For the next few weeks I am going to highlight some of my favorite restaurants in my neighborhood on the Upper West Side. Even though I have not been writing about it, I have probably eaten enough for a month’s worth of posts, so I have some catching up to do now that it’s summer time. To begin: Jacob’s Pickles.
In the past three years Jacob’s Pickles has become more than an Upper West Side neighborhood favorite, it has become a destination drinking and dining experience. This upscale Southern restaurant and bar serves a slew of Southern classics as well as a number of dishes to which they have added an updated New York twist.
For starters, Jacob’s boasts a Southern themed cocktail list with the appropriate measure of New York mixology. From their Kentucky Porch Sipper to their Rosemary Vodka Lemonade, Jacob’s Pickles uses craft liquors to create delicious drinks. My personal favorite is the Honey Julep, their take on the classic Mint Julep. In this drink the bartenders modify a classic cocktail by using honey syrup instead of only sugar, which interacts more subtly with the bourbon. The drink is deceptively dangerous, it’s so good you might end up drinking three of them before noticing you can’t stand up from the bar.
In order to counteract the effects of the cocktails, it’s always a good idea to order some of the delectable food options. It should come as no surprise that Jacob’s Pickles is partially known for their assortment of homemade pickles. While a number of their pickles are quite good, especially the spicy and every-crunchy Sweet and Spicy Carrots, the pickles are, in my opinion, not the best items on the menu.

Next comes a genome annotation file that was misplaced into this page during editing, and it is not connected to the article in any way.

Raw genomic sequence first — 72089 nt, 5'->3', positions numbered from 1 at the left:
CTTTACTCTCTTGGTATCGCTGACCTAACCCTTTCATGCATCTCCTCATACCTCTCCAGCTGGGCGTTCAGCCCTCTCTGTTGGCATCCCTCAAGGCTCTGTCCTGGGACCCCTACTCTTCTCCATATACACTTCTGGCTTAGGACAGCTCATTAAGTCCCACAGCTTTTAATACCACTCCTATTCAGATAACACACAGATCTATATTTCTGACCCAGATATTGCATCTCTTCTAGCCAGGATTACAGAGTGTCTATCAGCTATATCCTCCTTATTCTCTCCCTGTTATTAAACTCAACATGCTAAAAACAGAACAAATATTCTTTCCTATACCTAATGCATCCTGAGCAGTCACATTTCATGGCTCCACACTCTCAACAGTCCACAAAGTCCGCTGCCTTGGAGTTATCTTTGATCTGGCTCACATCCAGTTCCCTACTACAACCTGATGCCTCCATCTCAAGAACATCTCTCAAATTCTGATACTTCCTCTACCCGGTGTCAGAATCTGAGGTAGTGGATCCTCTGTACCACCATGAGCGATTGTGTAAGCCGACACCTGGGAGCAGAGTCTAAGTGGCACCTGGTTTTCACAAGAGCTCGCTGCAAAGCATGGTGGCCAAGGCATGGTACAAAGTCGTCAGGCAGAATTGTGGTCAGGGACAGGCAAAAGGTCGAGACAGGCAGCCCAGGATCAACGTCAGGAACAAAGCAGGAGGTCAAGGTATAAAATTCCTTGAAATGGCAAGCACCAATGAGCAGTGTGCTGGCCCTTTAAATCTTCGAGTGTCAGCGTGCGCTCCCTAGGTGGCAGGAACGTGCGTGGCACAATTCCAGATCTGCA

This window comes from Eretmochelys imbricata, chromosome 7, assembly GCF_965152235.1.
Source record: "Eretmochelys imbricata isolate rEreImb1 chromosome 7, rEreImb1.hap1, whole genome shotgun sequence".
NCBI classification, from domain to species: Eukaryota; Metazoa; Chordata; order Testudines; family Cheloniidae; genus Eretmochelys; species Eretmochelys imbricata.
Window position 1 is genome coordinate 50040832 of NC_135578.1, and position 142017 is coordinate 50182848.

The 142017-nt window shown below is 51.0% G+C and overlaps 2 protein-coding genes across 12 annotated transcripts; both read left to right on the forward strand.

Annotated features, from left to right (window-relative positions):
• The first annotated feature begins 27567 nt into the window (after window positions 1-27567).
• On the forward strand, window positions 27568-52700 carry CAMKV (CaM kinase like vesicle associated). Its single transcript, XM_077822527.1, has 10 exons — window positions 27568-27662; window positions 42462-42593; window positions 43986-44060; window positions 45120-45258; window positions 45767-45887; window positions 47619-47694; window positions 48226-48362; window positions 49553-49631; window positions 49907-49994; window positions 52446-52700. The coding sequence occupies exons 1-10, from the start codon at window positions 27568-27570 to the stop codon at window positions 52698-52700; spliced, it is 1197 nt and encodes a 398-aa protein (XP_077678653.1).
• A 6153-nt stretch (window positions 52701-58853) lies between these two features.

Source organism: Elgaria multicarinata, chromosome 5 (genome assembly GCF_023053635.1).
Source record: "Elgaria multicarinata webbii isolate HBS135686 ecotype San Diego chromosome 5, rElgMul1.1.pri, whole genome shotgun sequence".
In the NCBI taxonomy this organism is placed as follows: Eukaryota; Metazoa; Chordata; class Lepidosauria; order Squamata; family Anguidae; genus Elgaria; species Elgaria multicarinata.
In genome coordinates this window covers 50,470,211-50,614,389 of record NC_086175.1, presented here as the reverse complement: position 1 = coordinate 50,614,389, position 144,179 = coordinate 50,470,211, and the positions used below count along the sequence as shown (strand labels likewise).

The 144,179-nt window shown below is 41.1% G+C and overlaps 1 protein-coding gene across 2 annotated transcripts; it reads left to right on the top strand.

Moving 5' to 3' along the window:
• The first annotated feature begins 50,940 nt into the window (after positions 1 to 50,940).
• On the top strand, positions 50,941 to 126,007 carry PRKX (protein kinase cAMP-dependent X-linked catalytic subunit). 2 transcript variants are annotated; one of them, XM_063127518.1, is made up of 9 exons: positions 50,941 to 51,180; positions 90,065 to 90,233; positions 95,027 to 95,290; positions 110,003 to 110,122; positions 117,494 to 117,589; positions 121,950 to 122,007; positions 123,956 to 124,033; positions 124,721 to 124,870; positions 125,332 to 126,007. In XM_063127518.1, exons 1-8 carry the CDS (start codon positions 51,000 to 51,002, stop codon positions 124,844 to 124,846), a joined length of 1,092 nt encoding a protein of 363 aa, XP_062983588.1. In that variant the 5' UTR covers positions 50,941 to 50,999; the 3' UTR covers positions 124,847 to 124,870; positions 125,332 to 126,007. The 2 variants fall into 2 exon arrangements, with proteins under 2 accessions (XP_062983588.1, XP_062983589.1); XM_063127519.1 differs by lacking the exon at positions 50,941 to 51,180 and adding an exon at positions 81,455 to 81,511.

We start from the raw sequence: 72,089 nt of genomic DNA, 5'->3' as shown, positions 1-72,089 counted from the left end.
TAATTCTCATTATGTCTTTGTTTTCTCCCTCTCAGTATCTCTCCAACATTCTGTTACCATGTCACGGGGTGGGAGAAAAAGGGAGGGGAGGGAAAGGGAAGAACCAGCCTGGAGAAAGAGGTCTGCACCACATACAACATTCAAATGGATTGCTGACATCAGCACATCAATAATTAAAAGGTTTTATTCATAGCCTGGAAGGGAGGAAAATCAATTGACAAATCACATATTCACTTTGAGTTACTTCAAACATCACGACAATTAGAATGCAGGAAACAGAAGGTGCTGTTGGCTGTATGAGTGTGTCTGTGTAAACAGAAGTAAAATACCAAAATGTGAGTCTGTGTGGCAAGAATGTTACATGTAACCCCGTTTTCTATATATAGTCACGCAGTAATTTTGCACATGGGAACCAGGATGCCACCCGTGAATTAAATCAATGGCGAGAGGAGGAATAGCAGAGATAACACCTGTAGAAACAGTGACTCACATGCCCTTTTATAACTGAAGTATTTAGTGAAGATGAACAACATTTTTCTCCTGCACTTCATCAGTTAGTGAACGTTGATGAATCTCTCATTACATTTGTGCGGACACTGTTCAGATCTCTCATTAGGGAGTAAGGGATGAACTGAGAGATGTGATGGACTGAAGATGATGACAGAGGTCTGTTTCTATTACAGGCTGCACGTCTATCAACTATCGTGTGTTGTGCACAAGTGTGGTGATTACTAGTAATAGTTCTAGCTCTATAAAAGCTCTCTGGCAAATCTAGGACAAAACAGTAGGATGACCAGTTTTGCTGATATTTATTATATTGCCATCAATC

One of my perennial orders is their Biscuits and Fixins, which is a basket filled with a large and crumbly buttermilk biscuit surrounded by strawberry and orange preserves, soft butter, clover honey, and the best of all – maple butter. I find joy in creating endless combinations of the different options, although I have come to the conclusion that the biscuit smothered in maple butter and drizzled with honey is probably my personal favorite.
As for main courses, there are a number of impressive and varied choices from a traditional Southern meal of Biscuits and Gravy or Chicken and Pancakes to a more contemporary dish of Catfish Tacos. All of these are phenomenal, however, there is one choice I can’t seem not to order nearly every time. The Southern BLT is one of the greatest creations I have ever laid upon my taste buds. A piece of buttermilk fried chicken is laid on a bed of pickle slaw, topped with two pieces of crispy bacon and two fried green tomatoes. All of this is housed between halves of one of the aforesaid buttermilk biscuits. If this was not enough, it comes with a side of cheese grits made properly - they are creamy, sticky, and not at all watery.
This dish works well for a couple of reasons. The pickle slaw has more acid than a normal slaw, which counteracts the richness of the chicken, biscuit, and bacon. The fried green tomato serves a similar purpose and also adds a touch of sweetness. The texture and temperature combination is also nearly perfect; there is the crunch of the bacon and fried green tomatoes, the spongy goodness of the biscuit, the hot and flaky chicken, and the crunchy and cool slaw all in one bite. The grits are also always waiting as a break and palate cleanser appropriate to Jacob’s Pickles. I have had this dish on numerous occasions with either a few beers or some Honey Juleps, nearly every time has required a nap shortly thereafter. Do not get the wrong idea, though, for it is not a nap of recovery, shame, or retreat, but a nap of pure contentment.
Make time to go to Jacob’s Pickles between 84th and 85th on Amsterdam in the heart of the Upper West Side, you will not be disappointed. Drink some Southern cocktails and eat reasonably priced Southern food until your eyes begin to droop. Pick out a good spot in the park after you’ve (maybe) finished it all and complete your NYC Southern experience with a well-deserved nap and a smile on your face.